The central plains of the subbasins are local depositional centers for sediments derived from the surrounding surficial deposits and bedrock outcrops. Alluvial fans have developed on the flanks of the mountains surrounding the subbasins and on the interbasin ridges. Deposits in the central plains (Fig. 2) include alluvium and loess, typically less than 80 meters (m) thick, that overlie semi-consolidated conglomeritic sediments, as much as 1,000 m thick (Homilius 1969). The primary aquifer in the Kabul Basin is a surficial sedimentary aquifer that occupies the bottom of the basin and subbasins (Fig. 2). The underlying lower semi-consolidated conglomeritic sediments are a secondary, less-used aquifer. Carbon-14 analyses of groundwater by this study and Mack et al. (2010) indicate that groundwater at the base of the upper aquifer is about 1,000 years old and that groundwater at the top of the lower or secondary aquifer (Fig. 2) is 2,800 years old. It is estimated that groundwater deeper in the secondary aquifer is likely many thousands of years old (Mack et al. 2010). The sedimentary and fractured metamorphic and crystalline bedrock of the surrounding mountains and interbasin ridges (Lindsay et al. 2005; Bohannon and Turner 2007; Bohannon 2010) is the least-used aquifer in the Kabul Basin. Studies that have investigated aquifers in the southern Kabul Basin include those by Böckh (1971), Myslil et al. (1982), Broshears et al. (2005), Japan International Cooperation Agency (2007), Lashkaripour and Hussaini (2008), and Houben et al. (2009).
Fig. 2

Generalized surficial geology and cross section of the Kabul Basin, Afghanistan

Climate recordkeeping in Afghanistan ceased around 1980, and few climatic data are available for Kabul until 2003 or later. The mean annual precipitation from 1956 to 1983 was estimated to be 312 mm (mm; World Meteorological Organization 2004). During the late 1990s, there were several years with little or no precipitation, and in 2001, only 175 mm of precipitation was reported for Kabul (International Water Management Institute 2002). Precipitation measured at the Kabul Airport (Fig. 3) between water years 2004 and 2011 (Afghan water years are September through August) was high in 2005 and 2007, low in 2004 and 2008, and average (about 300 mm) in other years. Since 2006, a countrywide climatic monitoring and reporting effort has been active under the Agromet Project, a joint effort by the USGS and Afghanistan’s Ministry of Agriculture, Irrigation and Livestock and the Meteorological Authority of the Ministry of Transport (http://afghanistan.cr.usgs.gov/agro). This effort provides not only valuable information for drought monitoring and flood forecasting but maintaining this program will provide long-term climatic data necessary to assess the sustainability of Afghanistan’s water supply.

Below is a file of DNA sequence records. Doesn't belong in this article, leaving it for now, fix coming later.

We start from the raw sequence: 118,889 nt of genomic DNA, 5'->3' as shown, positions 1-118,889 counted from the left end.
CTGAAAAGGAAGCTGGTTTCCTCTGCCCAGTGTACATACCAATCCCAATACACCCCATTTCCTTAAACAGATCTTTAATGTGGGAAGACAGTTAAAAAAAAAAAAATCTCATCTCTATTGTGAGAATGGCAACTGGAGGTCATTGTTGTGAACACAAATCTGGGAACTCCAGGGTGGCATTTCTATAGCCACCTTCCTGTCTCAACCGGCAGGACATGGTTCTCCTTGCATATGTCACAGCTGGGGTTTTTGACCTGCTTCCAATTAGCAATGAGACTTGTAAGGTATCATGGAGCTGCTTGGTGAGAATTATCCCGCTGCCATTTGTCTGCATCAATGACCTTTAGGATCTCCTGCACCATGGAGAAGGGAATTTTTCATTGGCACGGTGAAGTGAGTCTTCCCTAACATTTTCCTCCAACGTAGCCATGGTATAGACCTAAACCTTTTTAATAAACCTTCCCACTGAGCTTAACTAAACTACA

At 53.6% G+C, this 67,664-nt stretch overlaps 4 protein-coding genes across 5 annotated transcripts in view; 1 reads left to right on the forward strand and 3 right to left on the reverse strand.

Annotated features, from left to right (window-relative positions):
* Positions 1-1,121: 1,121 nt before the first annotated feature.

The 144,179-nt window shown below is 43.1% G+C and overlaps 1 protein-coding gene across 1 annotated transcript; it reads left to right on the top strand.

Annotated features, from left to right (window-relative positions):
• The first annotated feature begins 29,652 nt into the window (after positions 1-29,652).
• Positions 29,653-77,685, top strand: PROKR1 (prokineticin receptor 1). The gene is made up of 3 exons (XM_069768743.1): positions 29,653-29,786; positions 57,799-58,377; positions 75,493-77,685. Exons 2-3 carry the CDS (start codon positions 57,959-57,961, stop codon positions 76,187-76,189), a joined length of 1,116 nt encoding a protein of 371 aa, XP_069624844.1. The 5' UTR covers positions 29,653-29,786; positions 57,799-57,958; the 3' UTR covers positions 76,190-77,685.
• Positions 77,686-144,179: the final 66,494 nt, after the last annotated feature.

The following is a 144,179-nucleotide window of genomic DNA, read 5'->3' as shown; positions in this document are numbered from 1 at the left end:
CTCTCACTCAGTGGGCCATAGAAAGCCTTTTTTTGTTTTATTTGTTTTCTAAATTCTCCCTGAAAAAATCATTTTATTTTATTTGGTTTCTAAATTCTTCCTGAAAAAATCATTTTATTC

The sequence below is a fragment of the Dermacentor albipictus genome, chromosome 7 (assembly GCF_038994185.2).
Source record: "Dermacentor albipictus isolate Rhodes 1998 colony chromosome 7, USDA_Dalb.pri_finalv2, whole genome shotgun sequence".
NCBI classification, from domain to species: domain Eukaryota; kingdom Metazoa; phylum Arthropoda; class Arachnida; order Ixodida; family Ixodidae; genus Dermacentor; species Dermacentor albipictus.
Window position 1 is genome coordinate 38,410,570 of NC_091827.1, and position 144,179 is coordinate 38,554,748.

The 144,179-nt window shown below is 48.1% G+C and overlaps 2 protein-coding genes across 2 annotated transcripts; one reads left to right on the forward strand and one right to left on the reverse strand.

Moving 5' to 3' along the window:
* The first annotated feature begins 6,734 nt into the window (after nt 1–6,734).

Fig. 3

Annual precipitation at the Kabul Airport, Afghanistan, between 2004 and 2011

Based on the limited data available, the Kabul Basin has a semi-arid climate where evaporation rates are high relative to annual total precipitation. Net groundwater recharge from direct precipitation in the Kabul Basin is generally near zero on an annual basis. Detailed information on the groundwater flow, including analysis of historical streamflow measurements and isotopic and chemical analyses, was used to develop a groundwater-flow model to assess inflows from river leakage and irrigated areas in the Kabul Basin (Mack et al. 2010). Irrigation provides an increased surface area for water to infiltrate to the underlying aquifer. Although irrigation increases evapotranspiration water losses in the basin, it also captures water that would otherwise flow out of the basin. The Panjshir, Shomali, and Logar subbasins are less-populated, agricultural areas of the Kabul Basin (Fig. 1) that are largely irrigated from traditional surface water diversions. Groundwater-flow simulations of the Kabul Basin accounted for leakage from rivers and from irrigated areas, and incorporated isotopic and chemical analysis of ground and surface water; Mack et al. (2010) concluded that recharge to the aquifer is primarily through leakage from rivers and irrigation.

1.2 Water use and wells

Drinking water in the Kabul Basin is generally supplied by shallow (less than 30-m deep) family-owned or community groundwater wells, although there are some municipal-supply wells and associated distribution systems in urban areas, there is no management of groundwater resources. Thousands of shallow wells have been installed by non-governmental organizations (NGOs) in the surficial sedimentary aquifer in the Kabul Basin (Safi and Vijselaar 2007), and there are probably many more undocumented wells, whereas few wells have been completed in the lower semi-consolidated aquifer. For example, between 1997 and 2005, approximately 1,500 shallow-supply wells, with a median depth of 22 m, were installed by NGOs in the Kabul Basin. About 1,000 of these wells are in three southern subbasins that encompass the city of Kabul (Safi and Vijselaar 2007). Of the wells with a reported status, about 25 % in the city of Kabul and about 20 % in the greater Kabul Basin were reported to be dry or inoperative. The widespread decreases in water levels measured in rural areas of the Kabul Basin in the early and middle 2000s may be more a product of long-term drought than increased water use.